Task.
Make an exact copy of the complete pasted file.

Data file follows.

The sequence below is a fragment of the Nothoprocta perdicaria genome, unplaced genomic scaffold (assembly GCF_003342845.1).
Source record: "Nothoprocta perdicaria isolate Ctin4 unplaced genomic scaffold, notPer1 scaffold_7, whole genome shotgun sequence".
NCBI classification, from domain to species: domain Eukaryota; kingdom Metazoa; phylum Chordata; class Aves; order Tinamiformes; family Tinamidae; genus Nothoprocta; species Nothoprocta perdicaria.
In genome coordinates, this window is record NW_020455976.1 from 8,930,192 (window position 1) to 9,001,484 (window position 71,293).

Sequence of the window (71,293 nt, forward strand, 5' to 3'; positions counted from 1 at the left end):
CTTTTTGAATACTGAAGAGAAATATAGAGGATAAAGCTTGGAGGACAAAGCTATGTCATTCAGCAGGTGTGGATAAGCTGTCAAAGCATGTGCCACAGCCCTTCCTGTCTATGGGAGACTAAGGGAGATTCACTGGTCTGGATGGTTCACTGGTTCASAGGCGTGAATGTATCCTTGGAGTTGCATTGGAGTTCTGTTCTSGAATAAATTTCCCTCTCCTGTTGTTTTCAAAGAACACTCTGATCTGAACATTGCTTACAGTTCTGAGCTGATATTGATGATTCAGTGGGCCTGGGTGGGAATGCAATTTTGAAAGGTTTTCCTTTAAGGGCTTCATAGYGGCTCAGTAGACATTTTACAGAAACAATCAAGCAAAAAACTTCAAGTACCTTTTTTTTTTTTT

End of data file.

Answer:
The sequence below is a fragment of the Nothoprocta perdicaria genome, unplaced genomic scaffold (assembly GCF_003342845.1).
Source record: "Nothoprocta perdicaria isolate Ctin4 unplaced genomic scaffold, notPer1 scaffold_7, whole genome shotgun sequence".
NCBI classification, from domain to species: domain Eukaryota; kingdom Metazoa; phylum Chordata; class Aves; order Tinamiformes; family Tinamidae; genus Nothoprocta; species Nothoprocta perdicaria.
In genome coordinates, this window is record NW_020455976.1 from 8,930,192 (window position 1) to 9,001,484 (window position 71,293).

Sequence of the window (71,293 nt, forward strand, 5' to 3'; positions counted from 1 at the left end):
CTTTTTGAATACTGAAGAGAAATATAGAGGATAAAGCTTGGAGGACAAAGCTATGTCATTCAGCAGGTGTGGATAAGCTGTCAAAGCATGTGCCACAGCCCTTCCTGTCTATGGGAGACTAAGGGAGATTCACTGGTCTGGATGGTTCACTGGTTCASAGGCGTGAATGTATCCTTGGAGTTGCATTGGAGTTCTGTTCTSGAATAAATTTCCCTCTCCTGTTGTTTTCAAAGAACACTCTGATCTGAACATTGCTTACAGTTCTGAGCTGATATTGATGATTCAGTGGGCCTGGGTGGGAATGCAATTTTGAAAGGTTTTCCTTTAAGGGCTTCATAGYGGCTCAGTAGACATTTTACAGAAACAATCAAGCAAAAAACTTCAAGTACCTTTTTTTTTTTTT